The Day the Sky Fell and Hell Froze Over

blizzard of 78

In case you haven’t heard, seen, or felt (or you’ve been in a coma), we—as in those of us living in most of the Midwest—had a little snowstorm on Sunday.  Then, to remind us of Who is really in charge, the temperature dropped like it was hot—except that it wasn’t.  It has been freakishly cold. 

What more can be said about this latest development in our weather that hasn’t already been said?  Well, nothing really.  Folks who are stuck at home (or people like me who are constantly online) have resorted to posting status updates on Facebook that read, “Went to CVS today!  Yea me!”  or “The roads are still bad, but I’m totally out of Pinot Grigio!  LOL!” or “Do you think CPS will find out that I beat my kids today?  I’m going craaaazzzzy!  When will this end?  Wink!” 

That last one wasn’t really on Facebook; I just made it up.

I’ve seen worse, though.  Some of us remember the big one—the blizzard of 1978.  I was living at home in northwestern Pennsylvania and was just about to turn 15 when the big one dropped about 30” of snow right smack dab on top of our house.  We were out of school for a whopping six weeks.  It was in those six weeks that my now brother-in-law began wooing and courting my sister and the two of them tied up the telephone line all day long, where I learned that I was rather proficient at Jeopardy! but no one was around to witness my question-providing acumen, and when I discovered that boxed Dream Whip, when mixed with congealed bacon fat, tastes worse than the chewed-up-and-spit-back-out cheddar cheese that Becky also tricked me into eating.  We were obviously without any adult supervision; thus, I suffered some of my worst days under Becky’s cruelty lo’ those many years ago.  My brother Jamie was away enjoying his freshman year at Westminster College, but really, he wouldn’t have been much help.  She bullied him, too.

I pray that no child has been subjected to such indignities during these past three days. 

The last time that it was this cold, though, was in January 1994.  I was a new mother with two not yet crawling baby girls, and I remember that Tim and the twins and I were hunkered down in the family room of our newly built house enjoying the warmth of a roaring fire in our new fireplace.  Once the fire was out, I made Tim clean out the fireplace so it would look pretty for the next fire.  Doesn’t everyone do that?  Since we were in a new neighborhood, there was a lot of new construction, and new construction equals a plethora of Dumpsters, one of which happened to be parked right across from our new house.  Tim, always a forward thinker, braved the frigid temperatures and deposited the contents of the fireplace in the Dumpster, threw in four or five shovelfuls of snow over it for good measure, and returned to our pretty, new house, proud of his manly and husband-like achievement.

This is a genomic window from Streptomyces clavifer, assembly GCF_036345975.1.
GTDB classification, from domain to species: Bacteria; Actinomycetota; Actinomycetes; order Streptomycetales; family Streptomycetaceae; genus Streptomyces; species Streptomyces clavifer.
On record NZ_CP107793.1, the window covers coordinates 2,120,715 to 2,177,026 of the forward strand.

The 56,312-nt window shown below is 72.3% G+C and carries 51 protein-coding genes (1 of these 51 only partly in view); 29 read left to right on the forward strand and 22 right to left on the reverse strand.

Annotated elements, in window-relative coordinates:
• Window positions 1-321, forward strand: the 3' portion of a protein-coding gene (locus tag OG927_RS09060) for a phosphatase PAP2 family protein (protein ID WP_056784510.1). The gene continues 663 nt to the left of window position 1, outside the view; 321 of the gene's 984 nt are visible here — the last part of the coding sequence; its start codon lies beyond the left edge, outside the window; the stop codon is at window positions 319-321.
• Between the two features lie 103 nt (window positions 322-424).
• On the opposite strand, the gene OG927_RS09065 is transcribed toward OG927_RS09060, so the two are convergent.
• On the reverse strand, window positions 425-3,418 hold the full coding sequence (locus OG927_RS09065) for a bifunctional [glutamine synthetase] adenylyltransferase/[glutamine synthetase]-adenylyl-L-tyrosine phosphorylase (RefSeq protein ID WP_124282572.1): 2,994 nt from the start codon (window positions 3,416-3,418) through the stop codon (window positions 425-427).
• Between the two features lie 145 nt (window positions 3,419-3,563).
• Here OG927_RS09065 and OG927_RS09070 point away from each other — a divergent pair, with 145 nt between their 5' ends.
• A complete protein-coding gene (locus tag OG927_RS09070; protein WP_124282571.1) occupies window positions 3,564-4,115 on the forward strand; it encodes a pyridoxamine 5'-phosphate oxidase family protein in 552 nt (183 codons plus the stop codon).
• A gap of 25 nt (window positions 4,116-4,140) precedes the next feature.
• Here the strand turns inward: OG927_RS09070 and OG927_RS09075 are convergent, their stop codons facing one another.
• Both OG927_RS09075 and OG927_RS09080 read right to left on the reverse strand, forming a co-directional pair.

Soon we heard the wail of sirens. 

Perplexed, we curiously peeked out of the sidelights of our newly installed front door and found, to our initial shock, and then to our mind-numbing horror, what appeared to be the entire Lawrence Township fire department, complete with a ladder truck.  The firefighters were furiously fighting a roaring blaze in the aforementioned Dumpster.  This was the same Dumpster that had been the happy repository of the ashes of a newlywed couple’s first fire cozy in their new home. 

Fearing imminent arrest and eventual prosecution (Tim wouldn’t have fared well in prison), we dropped to the floor and made our way, commando-like, to the front window, where we took turns monitoring the situation by peaking over the window seat and out the frosty glass like two mongooses hunting for cobras.  At one point, I think Tim mentioned something about hiding in the attic if the authorities were to come a knockin’, but we were still newly married, and he hadn’t yet learned how easy it was to throw me under the bus.  Holding our breaths, we watched as the stalwart firefighters fought the good fight.  Soon the fire was out, and Tim has lived these past twenty years in abject fear that I would someday reveal his secret. 

That day has come. 

Oh, and Becky?  I was listening in on the extension the whole time you were making lovey-dovey on the phone with Randy.  So there.  I should have told Dad on you.

 

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kellyspringer

Following my years as an elementary and middle school teacher, I decided I wanted to spend the second half of my life just writing. Currently, I work as a technical writer for a software company, fulfilling my passion for writing and editing, and in between the times I'm trying to figure out how to put really complicated ideas into words the rest of the world can understand, I write novels. The Gym Show, published in March 2014, is my first novel. I'm already half-way through with my second novel--a title soon to be revealed. The creative side of me loves to write, but the teacher in me loves to edit, so let me help you craft your message, write your articles, mend your prose, and get people to read what you've written. Contact me at kellyspringer126@gmail.com.

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